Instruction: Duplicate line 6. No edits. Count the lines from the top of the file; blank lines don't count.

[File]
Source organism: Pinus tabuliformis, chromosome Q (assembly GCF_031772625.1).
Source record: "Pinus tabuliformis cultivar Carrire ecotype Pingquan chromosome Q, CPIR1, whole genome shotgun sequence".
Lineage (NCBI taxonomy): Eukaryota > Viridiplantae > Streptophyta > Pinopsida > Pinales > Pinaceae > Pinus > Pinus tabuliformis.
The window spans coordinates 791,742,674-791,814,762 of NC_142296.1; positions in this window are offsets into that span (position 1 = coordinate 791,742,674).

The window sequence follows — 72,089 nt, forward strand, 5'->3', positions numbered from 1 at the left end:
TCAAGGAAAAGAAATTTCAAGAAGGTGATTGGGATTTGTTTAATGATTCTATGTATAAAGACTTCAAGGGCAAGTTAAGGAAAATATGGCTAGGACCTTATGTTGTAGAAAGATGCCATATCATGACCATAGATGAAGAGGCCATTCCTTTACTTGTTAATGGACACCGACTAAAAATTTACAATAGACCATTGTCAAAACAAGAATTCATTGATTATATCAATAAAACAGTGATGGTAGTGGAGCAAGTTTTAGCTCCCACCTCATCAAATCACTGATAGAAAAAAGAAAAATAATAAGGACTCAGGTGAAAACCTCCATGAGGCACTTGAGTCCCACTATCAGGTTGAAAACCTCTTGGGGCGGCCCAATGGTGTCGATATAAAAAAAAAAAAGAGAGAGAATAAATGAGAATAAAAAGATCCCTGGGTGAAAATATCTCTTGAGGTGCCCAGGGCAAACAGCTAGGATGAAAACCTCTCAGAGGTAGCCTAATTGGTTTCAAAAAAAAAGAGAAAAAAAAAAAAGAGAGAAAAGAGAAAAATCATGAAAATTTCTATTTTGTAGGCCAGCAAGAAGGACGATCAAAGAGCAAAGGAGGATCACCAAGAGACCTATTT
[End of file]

TCAAGGAAAAGAAATTTCAAGAAGGTGATTGGGATTTGTTTAATGATTCTATGTATAAAGACTTCAAGGGCAAGTTAAGGAAAATATGGCTAGGACCTTATGTTGTAGAAAGATGCCATATCATGACCATAGATGAAGAGGCCATTCCTTTACTTGTTAATGGACACCGACTAAAAATTTACAATAGACCATTGTCAAAACAAGAATTCATTGATTATATCAATAAAACAGTGATGGTAGTGGAGCAAGTTTTAGCTCCCACCTCATCAAATCACTGATAGAAAAAAGAAAAATAATAAGGACTCAGGTGAAAACCTCCATGAGGCACTTGAGTCCCACTATCAGGTTGAAAACCTCTTGGGGCGGCCCAATGGTGTCGATATAAAAAAAAAAAAGAGAGAGAATAAATGAGAATAAAAAGATCCCTGGGTGAAAATATCTCTTGAGGTGCCCAGGGCAAACAGCTAGGATGAAAACCTCTCAGAGGTAGCCTAATTGGTTTCAAAAAAAAAGAGAAAAAAAAAAAAGAGAGAAAAGAGAAAAATCATGAAAATTTCTATTTTGTAGGCCAGCAAGAAGGACGATCAAAGAGCAAAGGAGGATCACCAAGAGACCTATTT